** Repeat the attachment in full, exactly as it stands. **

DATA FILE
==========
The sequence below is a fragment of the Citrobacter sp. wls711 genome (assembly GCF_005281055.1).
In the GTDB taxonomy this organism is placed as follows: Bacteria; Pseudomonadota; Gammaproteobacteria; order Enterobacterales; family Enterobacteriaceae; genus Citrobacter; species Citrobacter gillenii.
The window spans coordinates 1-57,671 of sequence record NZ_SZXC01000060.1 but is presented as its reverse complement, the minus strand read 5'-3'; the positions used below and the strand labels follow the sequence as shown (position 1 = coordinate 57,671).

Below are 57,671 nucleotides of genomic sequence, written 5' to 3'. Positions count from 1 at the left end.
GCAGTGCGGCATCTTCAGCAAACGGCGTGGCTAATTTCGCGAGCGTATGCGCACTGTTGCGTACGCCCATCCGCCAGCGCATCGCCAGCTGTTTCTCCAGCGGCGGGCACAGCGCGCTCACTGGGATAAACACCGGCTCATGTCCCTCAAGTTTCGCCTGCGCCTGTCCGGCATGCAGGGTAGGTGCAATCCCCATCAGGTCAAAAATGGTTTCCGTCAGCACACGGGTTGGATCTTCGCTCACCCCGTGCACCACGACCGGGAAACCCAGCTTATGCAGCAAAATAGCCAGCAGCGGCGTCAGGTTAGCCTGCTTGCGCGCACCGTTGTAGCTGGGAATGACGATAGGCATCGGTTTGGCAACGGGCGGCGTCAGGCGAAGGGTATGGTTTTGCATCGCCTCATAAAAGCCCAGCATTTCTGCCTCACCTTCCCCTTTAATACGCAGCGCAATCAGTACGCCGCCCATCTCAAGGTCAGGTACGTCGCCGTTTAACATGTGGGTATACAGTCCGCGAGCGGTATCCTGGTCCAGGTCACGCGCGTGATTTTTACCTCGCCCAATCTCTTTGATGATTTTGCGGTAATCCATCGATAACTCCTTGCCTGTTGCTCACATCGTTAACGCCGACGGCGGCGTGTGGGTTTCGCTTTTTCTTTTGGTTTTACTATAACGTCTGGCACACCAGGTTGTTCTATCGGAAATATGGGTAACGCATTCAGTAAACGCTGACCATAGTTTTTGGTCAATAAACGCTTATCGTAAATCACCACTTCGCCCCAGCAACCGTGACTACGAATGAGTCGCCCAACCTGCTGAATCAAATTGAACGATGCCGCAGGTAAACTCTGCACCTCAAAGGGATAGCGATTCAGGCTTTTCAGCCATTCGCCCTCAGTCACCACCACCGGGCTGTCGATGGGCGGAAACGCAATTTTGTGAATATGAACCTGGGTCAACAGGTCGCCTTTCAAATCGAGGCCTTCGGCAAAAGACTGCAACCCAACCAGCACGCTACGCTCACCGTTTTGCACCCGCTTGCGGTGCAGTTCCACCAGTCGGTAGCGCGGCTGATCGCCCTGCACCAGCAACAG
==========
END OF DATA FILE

The sequence below is a fragment of the Citrobacter sp. wls711 genome (assembly GCF_005281055.1).
In the GTDB taxonomy this organism is placed as follows: Bacteria; Pseudomonadota; Gammaproteobacteria; order Enterobacterales; family Enterobacteriaceae; genus Citrobacter; species Citrobacter gillenii.
The window spans coordinates 1-57,671 of sequence record NZ_SZXC01000060.1 but is presented as its reverse complement, the minus strand read 5'-3'; the positions used below and the strand labels follow the sequence as shown (position 1 = coordinate 57,671).

Below are 57,671 nucleotides of genomic sequence, written 5' to 3'. Positions count from 1 at the left end.
GCAGTGCGGCATCTTCAGCAAACGGCGTGGCTAATTTCGCGAGCGTATGCGCACTGTTGCGTACGCCCATCCGCCAGCGCATCGCCAGCTGTTTCTCCAGCGGCGGGCACAGCGCGCTCACTGGGATAAACACCGGCTCATGTCCCTCAAGTTTCGCCTGCGCCTGTCCGGCATGCAGGGTAGGTGCAATCCCCATCAGGTCAAAAATGGTTTCCGTCAGCACACGGGTTGGATCTTCGCTCACCCCGTGCACCACGACCGGGAAACCCAGCTTATGCAGCAAAATAGCCAGCAGCGGCGTCAGGTTAGCCTGCTTGCGCGCACCGTTGTAGCTGGGAATGACGATAGGCATCGGTTTGGCAACGGGCGGCGTCAGGCGAAGGGTATGGTTTTGCATCGCCTCATAAAAGCCCAGCATTTCTGCCTCACCTTCCCCTTTAATACGCAGCGCAATCAGTACGCCGCCCATCTCAAGGTCAGGTACGTCGCCGTTTAACATGTGGGTATACAGTCCGCGAGCGGTATCCTGGTCCAGGTCACGCGCGTGATTTTTACCTCGCCCAATCTCTTTGATGATTTTGCGGTAATCCATCGATAACTCCTTGCCTGTTGCTCACATCGTTAACGCCGACGGCGGCGTGTGGGTTTCGCTTTTTCTTTTGGTTTTACTATAACGTCTGGCACACCAGGTTGTTCTATCGGAAATATGGGTAACGCATTCAGTAAACGCTGACCATAGTTTTTGGTCAATAAACGCTTATCGTAAATCACCACTTCGCCCCAGCAACCGTGACTACGAATGAGTCGCCCAACCTGCTGAATCAAATTGAACGATGCCGCAGGTAAACTCTGCACCTCAAAGGGATAGCGATTCAGGCTTTTCAGCCATTCGCCCTCAGTCACCACCACCGGGCTGTCGATGGGCGGAAACGCAATTTTGTGAATATGAACCTGGGTCAACAGGTCGCCTTTCAAATCGAGGCCTTCGGCAAAAGACTGCAACCCAACCAGCACGCTACGCTCACCGTTTTGCACCCGCTTGCGGTGCAGTTCCACCAGTCGGTAGCGCGGCTGATCGCCCTGCACCAGCAACAG